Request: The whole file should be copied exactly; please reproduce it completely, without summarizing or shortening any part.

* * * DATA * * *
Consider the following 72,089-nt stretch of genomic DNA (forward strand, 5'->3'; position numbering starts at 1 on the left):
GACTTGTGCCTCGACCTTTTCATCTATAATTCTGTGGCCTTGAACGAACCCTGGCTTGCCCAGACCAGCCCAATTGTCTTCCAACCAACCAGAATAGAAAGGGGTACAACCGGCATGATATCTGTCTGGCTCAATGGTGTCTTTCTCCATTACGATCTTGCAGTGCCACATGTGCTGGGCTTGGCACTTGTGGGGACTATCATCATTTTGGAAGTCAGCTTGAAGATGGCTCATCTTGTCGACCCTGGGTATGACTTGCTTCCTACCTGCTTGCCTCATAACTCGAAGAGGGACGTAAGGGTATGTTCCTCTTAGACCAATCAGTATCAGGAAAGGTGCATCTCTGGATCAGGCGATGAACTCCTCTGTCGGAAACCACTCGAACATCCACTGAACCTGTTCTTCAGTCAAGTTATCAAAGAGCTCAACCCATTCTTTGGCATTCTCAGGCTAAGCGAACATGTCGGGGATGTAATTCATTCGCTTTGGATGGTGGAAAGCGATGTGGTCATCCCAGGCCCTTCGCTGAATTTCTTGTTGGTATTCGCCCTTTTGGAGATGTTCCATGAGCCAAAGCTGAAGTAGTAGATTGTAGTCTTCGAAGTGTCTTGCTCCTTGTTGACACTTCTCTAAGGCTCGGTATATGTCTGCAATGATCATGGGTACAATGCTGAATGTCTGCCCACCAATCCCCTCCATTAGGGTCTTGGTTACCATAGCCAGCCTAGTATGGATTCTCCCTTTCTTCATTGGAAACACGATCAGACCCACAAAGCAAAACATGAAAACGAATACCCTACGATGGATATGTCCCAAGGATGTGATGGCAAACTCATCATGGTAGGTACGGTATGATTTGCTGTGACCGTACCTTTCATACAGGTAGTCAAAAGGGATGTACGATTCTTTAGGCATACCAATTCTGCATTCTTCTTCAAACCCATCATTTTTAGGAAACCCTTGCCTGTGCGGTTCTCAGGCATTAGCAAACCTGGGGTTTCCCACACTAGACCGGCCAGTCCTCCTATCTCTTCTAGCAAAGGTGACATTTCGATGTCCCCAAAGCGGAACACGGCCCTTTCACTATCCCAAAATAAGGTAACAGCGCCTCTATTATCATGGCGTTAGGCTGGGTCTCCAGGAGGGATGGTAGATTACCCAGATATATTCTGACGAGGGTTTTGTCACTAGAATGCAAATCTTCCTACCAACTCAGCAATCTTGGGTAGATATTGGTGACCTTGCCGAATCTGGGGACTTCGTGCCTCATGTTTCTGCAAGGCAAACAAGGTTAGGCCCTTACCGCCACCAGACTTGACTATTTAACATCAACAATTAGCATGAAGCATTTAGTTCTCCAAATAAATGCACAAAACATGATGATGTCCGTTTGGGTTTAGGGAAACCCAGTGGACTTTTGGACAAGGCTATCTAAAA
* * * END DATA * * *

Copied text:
Consider the following 72,089-nt stretch of genomic DNA (forward strand, 5'->3'; position numbering starts at 1 on the left):
GACTTGTGCCTCGACCTTTTCATCTATAATTCTGTGGCCTTGAACGAACCCTGGCTTGCCCAGACCAGCCCAATTGTCTTCCAACCAACCAGAATAGAAAGGGGTACAACCGGCATGATATCTGTCTGGCTCAATGGTGTCTTTCTCCATTACGATCTTGCAGTGCCACATGTGCTGGGCTTGGCACTTGTGGGGACTATCATCATTTTGGAAGTCAGCTTGAAGATGGCTCATCTTGTCGACCCTGGGTATGACTTGCTTCCTACCTGCTTGCCTCATAACTCGAAGAGGGACGTAAGGGTATGTTCCTCTTAGACCAATCAGTATCAGGAAAGGTGCATCTCTGGATCAGGCGATGAACTCCTCTGTCGGAAACCACTCGAACATCCACTGAACCTGTTCTTCAGTCAAGTTATCAAAGAGCTCAACCCATTCTTTGGCATTCTCAGGCTAAGCGAACATGTCGGGGATGTAATTCATTCGCTTTGGATGGTGGAAAGCGATGTGGTCATCCCAGGCCCTTCGCTGAATTTCTTGTTGGTATTCGCCCTTTTGGAGATGTTCCATGAGCCAAAGCTGAAGTAGTAGATTGTAGTCTTCGAAGTGTCTTGCTCCTTGTTGACACTTCTCTAAGGCTCGGTATATGTCTGCAATGATCATGGGTACAATGCTGAATGTCTGCCCACCAATCCCCTCCATTAGGGTCTTGGTTACCATAGCCAGCCTAGTATGGATTCTCCCTTTCTTCATTGGAAACACGATCAGACCCACAAAGCAAAACATGAAAACGAATACCCTACGATGGATATGTCCCAAGGATGTGATGGCAAACTCATCATGGTAGGTACGGTATGATTTGCTGTGACCGTACCTTTCATACAGGTAGTCAAAAGGGATGTACGATTCTTTAGGCATACCAATTCTGCATTCTTCTTCAAACCCATCATTTTTAGGAAACCCTTGCCTGTGCGGTTCTCAGGCATTAGCAAACCTGGGGTTTCCCACACTAGACCGGCCAGTCCTCCTATCTCTTCTAGCAAAGGTGACATTTCGATGTCCCCAAAGCGGAACACGGCCCTTTCACTATCCCAAAATAAGGTAACAGCGCCTCTATTATCATGGCGTTAGGCTGGGTCTCCAGGAGGGATGGTAGATTACCCAGATATATTCTGACGAGGGTTTTGTCACTAGAATGCAAATCTTCCTACCAACTCAGCAATCTTGGGTAGATATTGGTGACCTTGCCGAATCTGGGGACTTCGTGCCTCATGTTTCTGCAAGGCAAACAAGGTTAGGCCCTTACCGCCACCAGACTTGACTATTTAACATCAACAATTAGCATGAAGCATTTAGTTCTCCAAATAAATGCACAAAACATGATGATGTCCGTTTGGGTTTAGGGAAACCCAGTGGACTTTTGGACAAGGCTATCTAAAA